Billy Elliott is a moving, uplifting, and often exuberant, drama about motherless young Billie (Jamie Bell) fulfilling his dream of becoming a ballet dancer, in the process overcoming the objectionsand prejudices of his father and brother (Gary Lewis and Jamie Draven).
It is also a piece of magic realism, with political overtones. By setting their near fairy tale in the context of aclose-knit mining community, and more specifically against the backdrop of the 1984/5 miners' strike - a defining moment of modern British economic and social history - writer Lee Hall and director StephenDaldry are able to refer to gender and class issues, without turning their work into a political tract, and without losing focus on the central human drama.
The film is realised near flawlessly. Bellachieves a convincing blend of adolescent bewilderment and defiance; if his dancing is not quite as good as we might expect, the storyline explains this away by saying that at this early stage hisattitude and drive are more important than his technique. The dancing set pieces, clearly inspired more by Fred Astaire and Gene Kelly than by Nijinksky, are performed with gusto, mainly to pop songs byT-Rex.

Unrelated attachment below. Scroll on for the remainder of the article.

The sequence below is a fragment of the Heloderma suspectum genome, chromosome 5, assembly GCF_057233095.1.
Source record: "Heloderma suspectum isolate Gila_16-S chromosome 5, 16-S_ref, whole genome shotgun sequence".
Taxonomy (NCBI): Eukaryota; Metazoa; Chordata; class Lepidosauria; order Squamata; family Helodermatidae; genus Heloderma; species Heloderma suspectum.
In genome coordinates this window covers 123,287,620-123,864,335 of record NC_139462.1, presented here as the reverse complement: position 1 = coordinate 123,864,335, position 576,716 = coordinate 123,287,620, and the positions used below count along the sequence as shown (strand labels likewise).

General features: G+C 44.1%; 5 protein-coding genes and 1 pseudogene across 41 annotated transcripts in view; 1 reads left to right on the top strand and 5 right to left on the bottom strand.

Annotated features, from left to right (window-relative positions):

Lewis and Draven put gritty realism and passion into their roles of a father and son committed to their community and to the miners' cause. They make us feel their despair as they realisethat this cause is lost; but also their endurance as they come to terms both with Billie's aspirations and their own uncertain futures - within a few years most UK coalmines would be closed. (Thecolliery in Easington, the real-life location of the film, closed in 1994.). The scenes of violence between strikers and police are presented uncompromisingly and authentically, but with the occasionaltouch of humour.
Julie Walters provides an outstanding performance as Mrs Wilkinson, the dancing teacher who recognises and fosters Billie's talent; and helps him resist his own and his family's...
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